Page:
5. Small focus groups + regular feedback + incorporating the feedback for building a sense of ownership and pride.
  6. Metrics that can show adoption and some impact.
  7. Ensuring system uptime to build confidence.

In LMICs, clinician time/bandwidth is premium. It is possible they are already so busy, that they don’t even have time to write paper reports in most cases – and hence asking them to type into a computer system might be impossible. But, i feel any change usually needs to be supplemented with right incentives to overcome the effort of incorporating it (see beckhard-harris-formula-for-change). And, we need to investigate both sides – the effort, and the incentives.

Meanwhile, Bahmni team is looking into OCR - for rapid Lab report uploads. But that will still only solve a tiny part of the problem. Speech to text solution also sounds promising, but the tech and real-world constraints still need to be worked through. Its feasibility in LMICs seems low, but it’s improving.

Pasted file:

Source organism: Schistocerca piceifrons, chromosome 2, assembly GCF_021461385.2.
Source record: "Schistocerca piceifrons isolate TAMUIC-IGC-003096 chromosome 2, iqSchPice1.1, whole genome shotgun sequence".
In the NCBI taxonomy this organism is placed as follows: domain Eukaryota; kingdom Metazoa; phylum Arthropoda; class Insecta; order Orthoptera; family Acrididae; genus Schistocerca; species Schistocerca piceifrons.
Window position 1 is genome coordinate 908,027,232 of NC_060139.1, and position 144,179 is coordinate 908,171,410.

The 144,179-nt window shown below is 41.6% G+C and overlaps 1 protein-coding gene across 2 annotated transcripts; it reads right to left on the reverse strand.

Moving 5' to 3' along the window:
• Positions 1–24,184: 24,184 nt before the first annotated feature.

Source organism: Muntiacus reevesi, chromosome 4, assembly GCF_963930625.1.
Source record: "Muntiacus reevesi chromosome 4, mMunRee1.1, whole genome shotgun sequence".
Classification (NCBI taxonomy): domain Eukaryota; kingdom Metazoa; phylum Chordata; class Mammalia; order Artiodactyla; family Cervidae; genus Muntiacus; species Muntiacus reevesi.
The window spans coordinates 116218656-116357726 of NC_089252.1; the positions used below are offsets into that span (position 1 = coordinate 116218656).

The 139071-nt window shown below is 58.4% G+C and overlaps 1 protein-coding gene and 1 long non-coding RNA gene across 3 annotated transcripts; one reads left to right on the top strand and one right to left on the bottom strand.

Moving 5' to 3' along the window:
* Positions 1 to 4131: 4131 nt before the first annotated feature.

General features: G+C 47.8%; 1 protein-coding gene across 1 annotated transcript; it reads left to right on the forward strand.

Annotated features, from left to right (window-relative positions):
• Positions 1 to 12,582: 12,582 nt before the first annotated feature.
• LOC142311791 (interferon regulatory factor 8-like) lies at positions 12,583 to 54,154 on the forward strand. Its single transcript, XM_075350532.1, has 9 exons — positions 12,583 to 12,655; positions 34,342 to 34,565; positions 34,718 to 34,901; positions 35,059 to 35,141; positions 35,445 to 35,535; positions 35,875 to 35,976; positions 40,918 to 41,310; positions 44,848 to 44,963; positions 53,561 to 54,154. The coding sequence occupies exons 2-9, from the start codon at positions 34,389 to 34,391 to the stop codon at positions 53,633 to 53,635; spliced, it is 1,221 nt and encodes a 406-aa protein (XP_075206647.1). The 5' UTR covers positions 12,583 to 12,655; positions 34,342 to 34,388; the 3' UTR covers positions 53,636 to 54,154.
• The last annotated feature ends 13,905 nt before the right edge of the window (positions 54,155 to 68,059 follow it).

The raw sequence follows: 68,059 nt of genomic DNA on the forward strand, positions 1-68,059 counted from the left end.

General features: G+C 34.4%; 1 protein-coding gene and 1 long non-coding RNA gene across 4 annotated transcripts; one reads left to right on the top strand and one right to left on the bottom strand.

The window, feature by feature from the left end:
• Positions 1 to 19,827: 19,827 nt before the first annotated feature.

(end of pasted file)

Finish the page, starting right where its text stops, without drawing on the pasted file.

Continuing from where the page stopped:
I would love to hear inputs from other folks. cc: @angshuonline @akhilmalhotra @arjun @vmalini @michaelbontyes @mksrom #openmrs #pih @MekomSolutions @burke @grace @anant

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A related post (and demo) on Speech to text by @ramashish: Bahmni with Dictation module

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Gurpreet perfectly summarized it. The lesser the work, the better the adoption. That’s why a lot of eCDSS apps have a good adoption rate because it guides them throughout the care. They don’t have to look at the guidelines, the app tells them what to do based on their input. In my experience (from different organizations), the main challenges for having low adoption are caused by the following: